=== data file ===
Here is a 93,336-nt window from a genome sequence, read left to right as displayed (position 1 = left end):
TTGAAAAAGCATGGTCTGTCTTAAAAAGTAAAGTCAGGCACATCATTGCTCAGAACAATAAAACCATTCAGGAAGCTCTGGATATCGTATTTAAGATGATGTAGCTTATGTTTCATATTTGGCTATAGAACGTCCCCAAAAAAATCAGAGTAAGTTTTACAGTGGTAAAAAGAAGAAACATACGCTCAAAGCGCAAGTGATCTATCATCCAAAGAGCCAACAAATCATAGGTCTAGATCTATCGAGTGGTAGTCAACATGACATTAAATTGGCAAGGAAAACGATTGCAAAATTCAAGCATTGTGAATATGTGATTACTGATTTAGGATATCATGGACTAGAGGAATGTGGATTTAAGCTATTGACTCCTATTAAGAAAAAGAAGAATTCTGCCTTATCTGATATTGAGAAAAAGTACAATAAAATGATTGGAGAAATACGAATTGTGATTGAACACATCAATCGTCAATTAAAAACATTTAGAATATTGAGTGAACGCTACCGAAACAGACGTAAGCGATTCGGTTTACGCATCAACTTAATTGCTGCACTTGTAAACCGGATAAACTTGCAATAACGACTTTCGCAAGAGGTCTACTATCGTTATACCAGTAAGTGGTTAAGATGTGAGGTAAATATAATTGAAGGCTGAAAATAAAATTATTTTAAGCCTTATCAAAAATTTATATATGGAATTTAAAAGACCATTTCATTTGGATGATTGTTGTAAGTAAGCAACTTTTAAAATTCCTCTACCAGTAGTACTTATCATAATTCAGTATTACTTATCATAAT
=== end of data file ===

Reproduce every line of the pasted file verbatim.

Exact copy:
Here is a 93,336-nt window from a genome sequence, read left to right as displayed (position 1 = left end):
TTGAAAAAGCATGGTCTGTCTTAAAAAGTAAAGTCAGGCACATCATTGCTCAGAACAATAAAACCATTCAGGAAGCTCTGGATATCGTATTTAAGATGATGTAGCTTATGTTTCATATTTGGCTATAGAACGTCCCCAAAAAAATCAGAGTAAGTTTTACAGTGGTAAAAAGAAGAAACATACGCTCAAAGCGCAAGTGATCTATCATCCAAAGAGCCAACAAATCATAGGTCTAGATCTATCGAGTGGTAGTCAACATGACATTAAATTGGCAAGGAAAACGATTGCAAAATTCAAGCATTGTGAATATGTGATTACTGATTTAGGATATCATGGACTAGAGGAATGTGGATTTAAGCTATTGACTCCTATTAAGAAAAAGAAGAATTCTGCCTTATCTGATATTGAGAAAAAGTACAATAAAATGATTGGAGAAATACGAATTGTGATTGAACACATCAATCGTCAATTAAAAACATTTAGAATATTGAGTGAACGCTACCGAAACAGACGTAAGCGATTCGGTTTACGCATCAACTTAATTGCTGCACTTGTAAACCGGATAAACTTGCAATAACGACTTTCGCAAGAGGTCTACTATCGTTATACCAGTAAGTGGTTAAGATGTGAGGTAAATATAATTGAAGGCTGAAAATAAAATTATTTTAAGCCTTATCAAAAATTTATATATGGAATTTAAAAGACCATTTCATTTGGATGATTGTTGTAAGTAAGCAACTTTTAAAATTCCTCTACCAGTAGTACTTATCATAATTCAGTATTACTTATCATAAT